If you’re a YA fan and you haven’t read Julie Murphy’s delicious contemps yet, well, what have you been doing with your life? Murphy is the author of Side Effects May Vary and Ramona Blue, but perhaps made her biggest splash with the New York Times bestseller Dumplin’, in which small-town Texas teen Willowdeen Dickson, fiercely feminist and fat, finds herself losing her footing when she falls for private school kid Bo. But she gets comfortable in her skin again by doing the last thing anyone (especially her beauty queen mom) expects her to do: she enters the Miss Clover City pageant. And not as a joke.
Dumplin’ is beloved for its fun female friendships, its frank discussion of body issues, and especially for its surefooted exploration of the identity issues every teen goes through. But it was perhaps most loved for that iconic cover—and today B&N Teen is proud to reveal the cover and an excerpt from Murphy’s much-anticipated companion novel, Puddin’. Get ready!
Millie Michalchuk has gone to fat camp every year since she was a girl. Not this year. This year she has new plans to chase her secret dream—and to kiss her crush. Callie Reyes is the pretty girl who is next in line for dance team captain and has the popular boyfriend. But when it comes to other girls, she’s more frenemy than friend. When circumstances bring the girls together over the course of a semester, they will surprise everyone (especially themselves) by realizing they might have more in common than they ever imagined.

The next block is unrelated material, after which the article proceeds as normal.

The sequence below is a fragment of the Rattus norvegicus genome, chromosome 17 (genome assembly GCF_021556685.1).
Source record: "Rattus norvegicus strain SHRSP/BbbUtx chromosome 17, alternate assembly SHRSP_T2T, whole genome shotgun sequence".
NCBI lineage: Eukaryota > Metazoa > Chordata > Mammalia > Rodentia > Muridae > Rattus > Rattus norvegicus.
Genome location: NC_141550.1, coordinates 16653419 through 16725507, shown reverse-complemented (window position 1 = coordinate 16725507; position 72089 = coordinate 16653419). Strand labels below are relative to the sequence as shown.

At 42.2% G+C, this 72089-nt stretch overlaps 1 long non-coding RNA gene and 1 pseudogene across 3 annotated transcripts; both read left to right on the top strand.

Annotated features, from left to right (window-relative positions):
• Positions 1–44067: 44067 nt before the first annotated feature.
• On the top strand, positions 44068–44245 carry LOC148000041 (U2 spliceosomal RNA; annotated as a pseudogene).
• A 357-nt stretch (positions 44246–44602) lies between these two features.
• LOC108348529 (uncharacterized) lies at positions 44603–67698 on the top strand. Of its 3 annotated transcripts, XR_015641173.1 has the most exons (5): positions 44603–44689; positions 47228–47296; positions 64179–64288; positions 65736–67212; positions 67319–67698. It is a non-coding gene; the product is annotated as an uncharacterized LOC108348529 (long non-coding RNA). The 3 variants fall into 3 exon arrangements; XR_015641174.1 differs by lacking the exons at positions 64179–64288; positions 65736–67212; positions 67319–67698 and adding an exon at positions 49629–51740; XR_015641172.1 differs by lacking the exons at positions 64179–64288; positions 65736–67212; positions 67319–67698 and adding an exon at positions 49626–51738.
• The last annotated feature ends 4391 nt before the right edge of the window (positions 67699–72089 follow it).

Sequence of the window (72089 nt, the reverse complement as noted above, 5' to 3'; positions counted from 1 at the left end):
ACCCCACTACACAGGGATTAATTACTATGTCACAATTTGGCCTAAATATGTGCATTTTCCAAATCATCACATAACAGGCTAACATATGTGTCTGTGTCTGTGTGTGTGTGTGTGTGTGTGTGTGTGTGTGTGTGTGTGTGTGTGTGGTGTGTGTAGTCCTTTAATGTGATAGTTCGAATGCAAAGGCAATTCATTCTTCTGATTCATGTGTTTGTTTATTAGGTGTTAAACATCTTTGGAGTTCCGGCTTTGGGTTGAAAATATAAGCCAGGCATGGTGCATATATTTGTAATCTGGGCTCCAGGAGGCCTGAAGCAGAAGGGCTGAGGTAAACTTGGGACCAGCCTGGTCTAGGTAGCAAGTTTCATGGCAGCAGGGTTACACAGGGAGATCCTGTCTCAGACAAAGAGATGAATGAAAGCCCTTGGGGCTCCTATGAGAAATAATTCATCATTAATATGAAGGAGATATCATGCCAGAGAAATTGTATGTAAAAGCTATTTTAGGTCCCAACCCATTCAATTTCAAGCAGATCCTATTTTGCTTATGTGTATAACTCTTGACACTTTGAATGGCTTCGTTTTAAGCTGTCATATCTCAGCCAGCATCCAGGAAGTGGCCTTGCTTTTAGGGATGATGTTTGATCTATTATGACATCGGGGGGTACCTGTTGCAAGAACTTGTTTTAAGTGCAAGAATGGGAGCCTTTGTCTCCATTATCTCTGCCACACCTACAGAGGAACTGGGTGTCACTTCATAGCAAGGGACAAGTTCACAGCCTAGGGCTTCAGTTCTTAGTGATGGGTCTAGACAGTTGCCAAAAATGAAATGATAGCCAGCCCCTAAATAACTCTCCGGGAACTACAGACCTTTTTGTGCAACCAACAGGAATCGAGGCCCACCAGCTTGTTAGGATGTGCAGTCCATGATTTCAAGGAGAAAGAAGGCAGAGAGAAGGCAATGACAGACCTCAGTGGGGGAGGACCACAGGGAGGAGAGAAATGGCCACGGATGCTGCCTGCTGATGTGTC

Filled with heart-stirring romance, friendship, and serious Texas-size girl power—this is another winner from Julie Murphy.
A Word from author Julie Murphy: From the moment I finished Dumplin’ I knew I wanted to return to Clover City, but I also knew that I was 100% satisfied with how Willowdean’s story ended. When I got the green light to write another book in the same world, I thought long and hard about who intrigued me the most (Millie! Though Hannah and Mitch were a close second!) and who needed to do the most growing (Callie!).